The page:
August 9th, 1988 is one of the most significant dates in NHL history. That was the day that Wayne Gretzky, superstar and arguably the greatest player to ever lace up a pair of skates, held a press conference in Edmonton to announce to the world that he had just been traded to the Los Angeles Kings. This was the equivalent of Tom Brady being traded from the New England Patriots to the Cleveland Browns today. The Oilers were back-to-back Stanley Cup champions and had been crowned champions of four of the last five seasons. The Kings, meanwhile, were considered a novelty franchise with no winning pedigree to speak of, except for the Miracle on Manchester (coincidentally against Gretzky’s Oilers) in 1982. The move seemed unthinkable.
Despite the loss of Gretzky, the Oilers had an incredibly talented roster. After one season of learning how to play without ‘The Great One,’ The Oilers returned to Stanley Cup glory in 1990. Meanwhile, in Los Angeles, Gretzky accomplished the impossible: he made Californians care about hockey. Once the Kings surrounded him with enough pieces to compete, Gretzky led the Kings to the Finals in 1993, ultimately losing to the Montreal Canadiens in five games. While he never brought the cup to LA, Gretzky’s move to one of the biggest markets in the U.S. allowed the sport to gain popularity like never before. Gretzky ultimately finished his career in 1999 with the New York Rangers, leaving an indelible mark on the game.
After many years, Gretzky has reconciled his relationship with the Oilers and is now an executive with the team. Being back in Edmonton must bring back memories, especially with the team’s return to the postseason this spring. As he watches Connor McDavid bring life to the city unseen since the 1980’s, Gretzky must wonder to himself, what if I never left?
Setting the Stage
In a world where Gretzky never has his tearful press conference, August 9th, 1988 is just another day for Gretzky and the hockey world. With a loaded Oilers supporting cast, Gretzky would continue to torment opposing teams, easily eclipsing the legendary career statistics for which he is known in reality. The Oilers continue their dominance, winning another two Stanley Cups, bringing their total to four consecutively, and five in the last seven years. While Gretzky and the Oilers flourish, the same cannot be said for the NHL as a whole. The league has failed to gain traction in southern markets, and continues to be overly reliant on traditional hockey markets to keep business afloat. The NHL looks destined to fall behind even the MLS in terms of U.S. popularity. Californians think “Gretzky” is something you do in Aspen.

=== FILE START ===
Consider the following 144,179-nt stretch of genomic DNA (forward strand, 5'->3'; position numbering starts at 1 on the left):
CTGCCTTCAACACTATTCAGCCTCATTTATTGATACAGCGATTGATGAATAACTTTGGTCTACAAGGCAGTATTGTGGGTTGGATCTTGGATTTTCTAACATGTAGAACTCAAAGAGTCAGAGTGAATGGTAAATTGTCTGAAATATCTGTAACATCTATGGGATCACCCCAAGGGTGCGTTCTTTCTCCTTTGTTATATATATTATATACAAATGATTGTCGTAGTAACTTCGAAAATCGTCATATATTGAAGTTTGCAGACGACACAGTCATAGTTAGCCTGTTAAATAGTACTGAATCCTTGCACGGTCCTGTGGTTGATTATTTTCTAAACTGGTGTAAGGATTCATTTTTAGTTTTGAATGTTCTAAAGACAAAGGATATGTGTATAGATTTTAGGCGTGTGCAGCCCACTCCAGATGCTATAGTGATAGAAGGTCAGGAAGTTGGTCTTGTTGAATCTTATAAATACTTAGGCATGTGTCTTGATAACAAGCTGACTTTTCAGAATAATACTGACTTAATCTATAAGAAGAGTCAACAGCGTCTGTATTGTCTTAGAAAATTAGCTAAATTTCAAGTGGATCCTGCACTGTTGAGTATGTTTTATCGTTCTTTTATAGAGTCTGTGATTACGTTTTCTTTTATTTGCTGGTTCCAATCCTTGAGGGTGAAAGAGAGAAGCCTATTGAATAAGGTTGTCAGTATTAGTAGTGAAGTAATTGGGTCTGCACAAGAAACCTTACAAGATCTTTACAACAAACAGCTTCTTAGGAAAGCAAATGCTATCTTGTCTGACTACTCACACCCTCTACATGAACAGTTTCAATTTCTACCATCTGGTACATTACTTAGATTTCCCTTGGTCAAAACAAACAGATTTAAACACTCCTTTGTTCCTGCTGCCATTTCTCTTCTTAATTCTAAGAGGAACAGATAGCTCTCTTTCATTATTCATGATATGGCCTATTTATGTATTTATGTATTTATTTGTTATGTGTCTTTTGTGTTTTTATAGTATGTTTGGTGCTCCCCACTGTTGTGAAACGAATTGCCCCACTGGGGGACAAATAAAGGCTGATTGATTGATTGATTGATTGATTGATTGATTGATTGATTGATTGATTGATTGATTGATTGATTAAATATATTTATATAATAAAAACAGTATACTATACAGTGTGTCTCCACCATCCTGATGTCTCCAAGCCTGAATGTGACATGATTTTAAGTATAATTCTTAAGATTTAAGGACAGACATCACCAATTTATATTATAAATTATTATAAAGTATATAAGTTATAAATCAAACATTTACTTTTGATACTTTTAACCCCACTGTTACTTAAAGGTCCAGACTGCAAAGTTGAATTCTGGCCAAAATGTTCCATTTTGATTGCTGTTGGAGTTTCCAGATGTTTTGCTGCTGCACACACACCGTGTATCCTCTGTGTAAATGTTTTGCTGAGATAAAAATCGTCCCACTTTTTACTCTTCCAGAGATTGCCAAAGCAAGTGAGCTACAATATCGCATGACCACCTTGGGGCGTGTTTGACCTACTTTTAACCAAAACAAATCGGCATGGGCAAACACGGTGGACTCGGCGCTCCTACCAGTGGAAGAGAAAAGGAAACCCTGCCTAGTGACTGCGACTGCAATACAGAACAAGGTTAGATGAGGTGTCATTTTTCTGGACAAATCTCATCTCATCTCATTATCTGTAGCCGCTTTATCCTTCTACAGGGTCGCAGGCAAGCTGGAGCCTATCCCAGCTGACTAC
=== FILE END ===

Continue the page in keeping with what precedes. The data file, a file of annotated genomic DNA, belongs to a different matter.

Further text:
Wayne Gretzky’s resume cannot be disputed. During his illustrious NHL career, Gretzky scored 894 goals and had 1,963 assists, making him the league leader in career goals, assists and points. For all his on-ice achievements, Gretzky’s move to Los Angeles marks the beginning of his off-ice career. Playing in the entertainment capital of the world, Gretzky’s fame began to transcend hockey fandom, appearing in many commercials with other superstar athletes like Bo Jackson and Michael Jordan.
Had Gretzky spent his entire career in Western Canada, it is hard to see him rise to the level of global icon he is seen as today. While his status in Canada, where Hockey is more religion than sport, would have only been greater (as a Canadian and native Montrealer, I can verify this), his worldwide stature would surely be diminished. In the pre-Twitter sports era, an athlete needed to be seen live or on TV to be truly appreciated. This was all the more relevant for someone like Gretzky, whose moves on the ice, and particularly behind the net, seemed almost inhuman. Had Gretzky been exiled in Edmonton his entire career, so many people would have been deprived of seeing his talents. While remaining in Edmonton would allow Gretzky to finish with even more points and championships to his name, the name itself would be far less valuable. Gretzky remains the greatest NHL player of all time. However, far fewer people care.
In Gretzky’s nine seasons with the Oilers, the team contended for the Cup every season, ultimately winning four championships. The team was overflowing with talent, all of whom had grown together, giving them the kind of chemistry you simply can’t teach. Once Gretzky was traded, the remaining Oilers became desperate to prove that their fate did not depend on Wayne Gretzky alone. After losing to Gretzky’s Kings in seven games the previous season, the Oilers got their revenge in 1990, sweeping the Kings on their way to claiming the Stanley Cup. That was the last time the Oilers won the cup. Soon after, the team’s stars began departing for richer contracts and new opportunities.